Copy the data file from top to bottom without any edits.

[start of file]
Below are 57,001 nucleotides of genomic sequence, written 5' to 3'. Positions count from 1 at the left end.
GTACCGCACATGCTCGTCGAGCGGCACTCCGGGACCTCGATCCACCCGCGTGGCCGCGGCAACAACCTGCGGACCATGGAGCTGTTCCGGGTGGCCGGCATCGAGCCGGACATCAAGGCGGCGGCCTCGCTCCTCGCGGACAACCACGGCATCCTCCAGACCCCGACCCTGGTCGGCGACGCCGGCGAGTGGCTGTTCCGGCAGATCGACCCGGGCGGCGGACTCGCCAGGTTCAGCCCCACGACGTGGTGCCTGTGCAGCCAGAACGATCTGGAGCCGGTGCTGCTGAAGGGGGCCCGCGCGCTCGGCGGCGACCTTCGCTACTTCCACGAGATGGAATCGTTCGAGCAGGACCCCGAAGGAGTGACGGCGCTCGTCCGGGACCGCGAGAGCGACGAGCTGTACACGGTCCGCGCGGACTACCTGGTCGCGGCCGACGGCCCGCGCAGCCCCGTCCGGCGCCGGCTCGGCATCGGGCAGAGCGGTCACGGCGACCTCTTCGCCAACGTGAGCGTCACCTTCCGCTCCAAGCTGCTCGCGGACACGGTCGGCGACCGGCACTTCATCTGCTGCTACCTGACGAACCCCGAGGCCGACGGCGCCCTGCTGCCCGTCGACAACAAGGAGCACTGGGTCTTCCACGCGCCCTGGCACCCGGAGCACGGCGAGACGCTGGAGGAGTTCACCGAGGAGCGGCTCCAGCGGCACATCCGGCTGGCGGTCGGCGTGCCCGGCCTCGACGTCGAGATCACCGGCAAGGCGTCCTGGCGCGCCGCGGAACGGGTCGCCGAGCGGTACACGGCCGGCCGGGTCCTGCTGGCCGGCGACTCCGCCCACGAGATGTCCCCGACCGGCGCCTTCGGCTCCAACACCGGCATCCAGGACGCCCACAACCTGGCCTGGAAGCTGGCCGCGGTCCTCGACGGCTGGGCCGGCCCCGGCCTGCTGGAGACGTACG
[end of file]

Below are 57,001 nucleotides of genomic sequence, written 5' to 3'. Positions count from 1 at the left end.
GTACCGCACATGCTCGTCGAGCGGCACTCCGGGACCTCGATCCACCCGCGTGGCCGCGGCAACAACCTGCGGACCATGGAGCTGTTCCGGGTGGCCGGCATCGAGCCGGACATCAAGGCGGCGGCCTCGCTCCTCGCGGACAACCACGGCATCCTCCAGACCCCGACCCTGGTCGGCGACGCCGGCGAGTGGCTGTTCCGGCAGATCGACCCGGGCGGCGGACTCGCCAGGTTCAGCCCCACGACGTGGTGCCTGTGCAGCCAGAACGATCTGGAGCCGGTGCTGCTGAAGGGGGCCCGCGCGCTCGGCGGCGACCTTCGCTACTTCCACGAGATGGAATCGTTCGAGCAGGACCCCGAAGGAGTGACGGCGCTCGTCCGGGACCGCGAGAGCGACGAGCTGTACACGGTCCGCGCGGACTACCTGGTCGCGGCCGACGGCCCGCGCAGCCCCGTCCGGCGCCGGCTCGGCATCGGGCAGAGCGGTCACGGCGACCTCTTCGCCAACGTGAGCGTCACCTTCCGCTCCAAGCTGCTCGCGGACACGGTCGGCGACCGGCACTTCATCTGCTGCTACCTGACGAACCCCGAGGCCGACGGCGCCCTGCTGCCCGTCGACAACAAGGAGCACTGGGTCTTCCACGCGCCCTGGCACCCGGAGCACGGCGAGACGCTGGAGGAGTTCACCGAGGAGCGGCTCCAGCGGCACATCCGGCTGGCGGTCGGCGTGCCCGGCCTCGACGTCGAGATCACCGGCAAGGCGTCCTGGCGCGCCGCGGAACGGGTCGCCGAGCGGTACACGGCCGGCCGGGTCCTGCTGGCCGGCGACTCCGCCCACGAGATGTCCCCGACCGGCGCCTTCGGCTCCAACACCGGCATCCAGGACGCCCACAACCTGGCCTGGAAGCTGGCCGCGGTCCTCGACGGCTGGGCCGGCCCCGGCCTGCTGGAGACGTACG